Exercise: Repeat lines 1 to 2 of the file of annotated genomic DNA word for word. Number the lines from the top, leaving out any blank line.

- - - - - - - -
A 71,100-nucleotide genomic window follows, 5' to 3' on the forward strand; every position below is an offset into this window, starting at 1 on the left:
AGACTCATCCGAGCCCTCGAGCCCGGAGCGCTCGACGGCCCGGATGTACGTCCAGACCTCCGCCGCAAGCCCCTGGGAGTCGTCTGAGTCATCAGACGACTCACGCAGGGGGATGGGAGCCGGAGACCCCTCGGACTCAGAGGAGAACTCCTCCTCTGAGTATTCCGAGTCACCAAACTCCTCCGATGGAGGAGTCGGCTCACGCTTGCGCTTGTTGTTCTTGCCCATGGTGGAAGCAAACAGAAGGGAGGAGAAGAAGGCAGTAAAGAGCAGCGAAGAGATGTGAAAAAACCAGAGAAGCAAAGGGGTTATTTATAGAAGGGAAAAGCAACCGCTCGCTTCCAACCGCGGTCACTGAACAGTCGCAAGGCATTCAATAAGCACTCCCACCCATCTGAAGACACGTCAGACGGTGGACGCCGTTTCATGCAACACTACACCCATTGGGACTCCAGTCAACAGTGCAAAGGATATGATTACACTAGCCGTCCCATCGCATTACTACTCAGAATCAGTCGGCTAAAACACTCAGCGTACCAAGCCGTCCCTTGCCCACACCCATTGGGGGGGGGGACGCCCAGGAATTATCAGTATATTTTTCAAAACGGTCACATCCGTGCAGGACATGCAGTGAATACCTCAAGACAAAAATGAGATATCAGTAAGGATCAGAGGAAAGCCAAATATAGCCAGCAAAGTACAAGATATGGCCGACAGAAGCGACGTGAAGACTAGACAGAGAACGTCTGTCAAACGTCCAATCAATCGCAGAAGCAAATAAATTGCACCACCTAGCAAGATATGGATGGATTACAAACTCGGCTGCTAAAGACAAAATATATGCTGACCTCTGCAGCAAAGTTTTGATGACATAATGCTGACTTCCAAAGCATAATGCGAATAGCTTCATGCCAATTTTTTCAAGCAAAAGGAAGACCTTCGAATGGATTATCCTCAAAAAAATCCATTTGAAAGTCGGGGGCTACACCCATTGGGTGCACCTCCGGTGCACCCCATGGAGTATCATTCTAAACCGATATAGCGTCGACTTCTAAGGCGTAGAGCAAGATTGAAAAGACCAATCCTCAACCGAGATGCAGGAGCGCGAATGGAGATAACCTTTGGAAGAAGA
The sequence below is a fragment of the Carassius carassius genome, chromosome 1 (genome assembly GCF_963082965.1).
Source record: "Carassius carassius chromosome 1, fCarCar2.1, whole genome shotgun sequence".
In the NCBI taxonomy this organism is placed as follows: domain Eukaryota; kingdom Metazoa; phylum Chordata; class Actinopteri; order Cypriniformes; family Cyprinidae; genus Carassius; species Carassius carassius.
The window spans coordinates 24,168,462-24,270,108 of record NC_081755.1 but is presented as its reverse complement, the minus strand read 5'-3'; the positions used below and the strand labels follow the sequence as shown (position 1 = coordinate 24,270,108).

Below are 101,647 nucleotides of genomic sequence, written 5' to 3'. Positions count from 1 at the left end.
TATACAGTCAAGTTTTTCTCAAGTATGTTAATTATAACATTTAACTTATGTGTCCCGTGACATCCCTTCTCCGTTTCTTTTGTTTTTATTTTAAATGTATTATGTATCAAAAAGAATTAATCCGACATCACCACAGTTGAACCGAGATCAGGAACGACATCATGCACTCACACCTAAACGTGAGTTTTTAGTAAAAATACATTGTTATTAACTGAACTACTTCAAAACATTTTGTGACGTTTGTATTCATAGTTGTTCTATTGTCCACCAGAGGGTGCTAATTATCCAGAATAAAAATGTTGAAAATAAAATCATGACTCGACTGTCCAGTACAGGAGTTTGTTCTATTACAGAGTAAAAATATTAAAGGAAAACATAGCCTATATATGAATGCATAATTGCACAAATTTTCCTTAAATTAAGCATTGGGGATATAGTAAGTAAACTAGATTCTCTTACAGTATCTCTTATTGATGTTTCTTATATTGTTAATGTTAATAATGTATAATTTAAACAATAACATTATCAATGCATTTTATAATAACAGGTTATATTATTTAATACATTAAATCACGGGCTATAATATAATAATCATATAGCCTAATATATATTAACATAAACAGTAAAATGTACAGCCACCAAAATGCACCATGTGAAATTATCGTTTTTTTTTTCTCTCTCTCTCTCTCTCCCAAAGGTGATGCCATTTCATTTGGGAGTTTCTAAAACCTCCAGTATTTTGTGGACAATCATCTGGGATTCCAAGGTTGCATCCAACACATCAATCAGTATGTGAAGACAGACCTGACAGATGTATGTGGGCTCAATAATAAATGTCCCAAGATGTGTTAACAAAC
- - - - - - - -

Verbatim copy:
A 71,100-nucleotide genomic window follows, 5' to 3' on the forward strand; every position below is an offset into this window, starting at 1 on the left:
AGACTCATCCGAGCCCTCGAGCCCGGAGCGCTCGACGGCCCGGATGTACGTCCAGACCTCCGCCGCAAGCCCCTGGGAGTCGTCTGAGTCATCAGACGACTCACGCAGGGGGATGGGAGCCGGAGACCCCTCGGACTCAGAGGAGAACTCCTCCTCTGAGTATTCCGAGTCACCAAACTCCTCCGATGGAGGAGTCGGCTCACGCTTGCGCTTGTTGTTCTTGCCCATGGTGGAAGCAAACAGAAGGGAGGAGAAGAAGGCAGTAAAGAGCAGCGAAGAGATGTGAAAAAACCAGAGAAGCAAAGGGGTTATTTATAGAAGGGAAAAGCAACCGCTCGCTTCCAACCGCGGTCACTGAACAGTCGCAAGGCATTCAATAAGCACTCCCACCCATCTGAAGACACGTCAGACGGTGGACGCCGTTTCATGCAACACTACACCCATTGGGACTCCAGTCAACAGTGCAAAGGATATGATTACACTAGCCGTCCCATCGCATTACTACTCAGAATCAGTCGGCTAAAACACTCAGCGTACCAAGCCGTCCCTTGCCCACACCCATTGGGGGGGGGGACGCCCAGGAATTATCAGTATATTTTTCAAAACGGTCACATCCGTGCAGGACATGCAGTGAATACCTCAAGACAAAAATGAGATATCAGTAAGGATCAGAGGAAAGCCAAATATAGCCAGCAAAGTACAAGATATGGCCGACAGAAGCGACGTGAAGACTAGACAGAGAACGTCTGTCAAACGTCCAATCAATCGCAGAAGCAAATAAATTGCACCACCTAGCAAGATATGGATGGATTACAAACTCGGCTGCTAAAGACAAAATATATGCTGACCTCTGCAGCAAAGTTTTGATGACATAATGCTGACTTCCAAAGCATAATGCGAATAGCTTCATGCCAATTTTTTCAAGCAAAAGGAAGACCTTCGAATGGATTATCCTCAAAAAAATCCATTTGAAAGTCGGGGGCTACACCCATTGGGTGCACCTCCGGTGCACCCCATGGAGTATCATTCTAAACCGATATAGCGTCGACTTCTAAGGCGTAGAGCAAGATTGAAAAGACCAATCCTCAACCGAGATGCAGGAGCGCGAATGGAGATAACCTTTGGAAGAAGA